Push notifications
  • 30 May 2022
  • 4 Minutes to read
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Push notifications

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About push notifications

A push notification is a message that is "pushed" from a backend server to your app, appearing instantly on your target user's device whether it has the app launched or not.

Typically, a push message is shown on the mobile device lock screen/notification center if the app is closed. If the app is running when the push notification is received, an event is triggered and the developer can then decide how the app should react.

Android

On Android, Composer uses Google's Firebase cloud messaging under the hood.

Setting up Firebase

After registering for Firebase you need to create a new project and on that project you need to add an Android app. You need to provide the same exact Android package name as you've configured in your Composer's build service configuration (and Google Play Store, if publishing through that channel).

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After filling out the form, you need to download the provided config file:

google-services.json

Download config file Android

Composer app

On your Composer app, you need logic to get a device token for push messages. The device token is then sent to your backend and used to uniquely identify a specific device (or devices) as the recipient for the message.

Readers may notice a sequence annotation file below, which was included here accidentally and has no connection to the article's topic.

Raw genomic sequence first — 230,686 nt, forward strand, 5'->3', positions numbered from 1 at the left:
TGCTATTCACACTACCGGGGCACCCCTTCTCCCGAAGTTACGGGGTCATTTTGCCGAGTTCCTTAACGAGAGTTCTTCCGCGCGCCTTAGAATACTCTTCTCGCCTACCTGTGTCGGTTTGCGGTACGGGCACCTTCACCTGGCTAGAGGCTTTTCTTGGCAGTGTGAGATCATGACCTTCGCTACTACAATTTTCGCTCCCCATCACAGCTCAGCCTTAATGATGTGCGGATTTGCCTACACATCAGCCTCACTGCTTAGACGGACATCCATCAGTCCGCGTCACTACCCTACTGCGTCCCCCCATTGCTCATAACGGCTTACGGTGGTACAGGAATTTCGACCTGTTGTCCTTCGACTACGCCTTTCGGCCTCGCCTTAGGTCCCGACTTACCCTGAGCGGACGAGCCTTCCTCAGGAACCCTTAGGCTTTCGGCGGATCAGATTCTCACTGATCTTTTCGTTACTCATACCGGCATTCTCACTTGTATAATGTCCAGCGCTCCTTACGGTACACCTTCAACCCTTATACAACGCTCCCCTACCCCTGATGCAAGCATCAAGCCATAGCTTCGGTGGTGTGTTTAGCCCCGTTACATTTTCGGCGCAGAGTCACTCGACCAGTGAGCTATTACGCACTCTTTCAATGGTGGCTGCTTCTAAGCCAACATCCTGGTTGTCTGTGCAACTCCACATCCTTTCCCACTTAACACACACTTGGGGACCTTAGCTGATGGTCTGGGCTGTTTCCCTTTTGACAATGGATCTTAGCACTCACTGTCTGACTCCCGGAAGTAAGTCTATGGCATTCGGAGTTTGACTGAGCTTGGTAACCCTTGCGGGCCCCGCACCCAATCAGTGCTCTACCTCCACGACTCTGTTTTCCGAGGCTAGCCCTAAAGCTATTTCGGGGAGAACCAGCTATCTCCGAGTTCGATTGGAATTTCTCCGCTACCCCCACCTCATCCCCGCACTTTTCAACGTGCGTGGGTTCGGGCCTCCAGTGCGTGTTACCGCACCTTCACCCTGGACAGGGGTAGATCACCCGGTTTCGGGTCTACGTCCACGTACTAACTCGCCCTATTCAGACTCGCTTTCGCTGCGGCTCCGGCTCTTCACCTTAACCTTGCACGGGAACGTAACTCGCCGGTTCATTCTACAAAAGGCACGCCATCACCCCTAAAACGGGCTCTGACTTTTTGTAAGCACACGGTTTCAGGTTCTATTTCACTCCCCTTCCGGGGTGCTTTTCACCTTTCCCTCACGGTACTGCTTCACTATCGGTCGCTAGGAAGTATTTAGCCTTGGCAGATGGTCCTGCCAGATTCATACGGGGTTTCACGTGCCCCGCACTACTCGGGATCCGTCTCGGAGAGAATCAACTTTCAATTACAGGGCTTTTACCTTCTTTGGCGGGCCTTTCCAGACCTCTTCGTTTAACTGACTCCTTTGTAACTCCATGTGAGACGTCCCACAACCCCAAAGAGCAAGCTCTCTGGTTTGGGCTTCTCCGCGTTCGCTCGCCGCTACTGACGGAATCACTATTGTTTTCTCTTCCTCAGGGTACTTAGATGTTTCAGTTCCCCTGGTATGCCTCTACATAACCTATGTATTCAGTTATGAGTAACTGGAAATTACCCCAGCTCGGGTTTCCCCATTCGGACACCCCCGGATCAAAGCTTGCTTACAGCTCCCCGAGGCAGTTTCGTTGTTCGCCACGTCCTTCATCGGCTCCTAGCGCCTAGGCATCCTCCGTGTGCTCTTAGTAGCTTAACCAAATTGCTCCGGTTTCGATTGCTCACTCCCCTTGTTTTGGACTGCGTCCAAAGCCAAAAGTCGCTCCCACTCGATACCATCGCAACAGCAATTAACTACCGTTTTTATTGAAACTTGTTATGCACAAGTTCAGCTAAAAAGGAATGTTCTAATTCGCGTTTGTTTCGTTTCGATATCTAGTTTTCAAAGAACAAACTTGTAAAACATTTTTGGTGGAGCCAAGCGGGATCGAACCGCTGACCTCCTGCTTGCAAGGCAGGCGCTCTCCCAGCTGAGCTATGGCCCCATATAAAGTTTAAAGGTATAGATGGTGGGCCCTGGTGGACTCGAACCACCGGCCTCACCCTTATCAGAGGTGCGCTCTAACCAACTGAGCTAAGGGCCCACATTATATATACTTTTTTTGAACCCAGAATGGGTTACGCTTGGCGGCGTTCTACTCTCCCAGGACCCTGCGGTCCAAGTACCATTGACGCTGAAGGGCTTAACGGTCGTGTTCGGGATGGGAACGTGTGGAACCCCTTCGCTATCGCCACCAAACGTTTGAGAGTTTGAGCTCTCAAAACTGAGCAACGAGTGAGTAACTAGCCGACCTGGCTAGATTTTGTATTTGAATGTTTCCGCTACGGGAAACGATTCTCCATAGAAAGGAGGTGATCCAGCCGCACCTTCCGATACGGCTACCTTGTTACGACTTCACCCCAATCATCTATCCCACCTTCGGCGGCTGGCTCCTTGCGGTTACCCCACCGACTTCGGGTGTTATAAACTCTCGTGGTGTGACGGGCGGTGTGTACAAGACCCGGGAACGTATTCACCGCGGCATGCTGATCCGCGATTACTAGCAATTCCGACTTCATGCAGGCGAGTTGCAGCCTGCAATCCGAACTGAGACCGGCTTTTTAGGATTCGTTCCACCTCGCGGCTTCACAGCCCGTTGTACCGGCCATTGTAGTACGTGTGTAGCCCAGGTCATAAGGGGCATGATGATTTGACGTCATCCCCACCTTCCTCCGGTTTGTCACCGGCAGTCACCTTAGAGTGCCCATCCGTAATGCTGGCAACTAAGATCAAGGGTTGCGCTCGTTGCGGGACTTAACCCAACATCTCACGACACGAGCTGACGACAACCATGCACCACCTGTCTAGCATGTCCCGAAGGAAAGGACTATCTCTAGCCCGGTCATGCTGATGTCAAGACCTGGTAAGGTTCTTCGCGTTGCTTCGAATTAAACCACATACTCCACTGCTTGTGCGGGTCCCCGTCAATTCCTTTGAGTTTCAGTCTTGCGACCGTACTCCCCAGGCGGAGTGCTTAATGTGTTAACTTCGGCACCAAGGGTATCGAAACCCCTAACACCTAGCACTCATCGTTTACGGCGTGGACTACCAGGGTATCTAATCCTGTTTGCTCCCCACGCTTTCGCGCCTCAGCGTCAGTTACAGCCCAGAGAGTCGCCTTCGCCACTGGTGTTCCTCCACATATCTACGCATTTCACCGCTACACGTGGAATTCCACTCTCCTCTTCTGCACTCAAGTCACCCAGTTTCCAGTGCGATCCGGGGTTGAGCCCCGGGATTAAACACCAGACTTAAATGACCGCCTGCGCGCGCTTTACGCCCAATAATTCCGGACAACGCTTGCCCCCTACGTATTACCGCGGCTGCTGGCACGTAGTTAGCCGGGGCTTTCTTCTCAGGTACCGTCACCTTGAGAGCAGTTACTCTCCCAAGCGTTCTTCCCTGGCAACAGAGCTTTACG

First, we need to request notification permissions, which can be done with the flow function Request notification permissions.

Next, we need to get the device token with the flow function Get device token (beta) , found in its current pre-release state by copypasting the share token xK87GpQfQY_7D3obIAeswQ into the marketplace search box.

Example of notification permissions and get device token flow

The device token returned by the flow function can then be posted to your backend via a HTTP request node (probably along with some identifying user information to correctly target the notifications).

Build settings

After you've done the basic build configurations for Android, you need to access the Advanced tab. Under this tab you need to upload your google-services.json you downloaded earlier from Firebase. This file is injected in your build and setups your app for receiving push notifications.

Note that the Advanced tab only becomes visible when you have flow functions in your app which require additional files or values that need to be provided for the build to be successful, so in this case Get device token requires google-services.json.

Save reminder

Backend

We don't go into too much detail about the backend setup but first you need to retrieve your Server key from Firebase. Naviagte to Project Overview > Settings > Cloud Messaging.

Server key

And when you have a registered device token and your server key you can post a message through Firebase which will land on your device. This would be done by your custom backend server, but a curl example would be: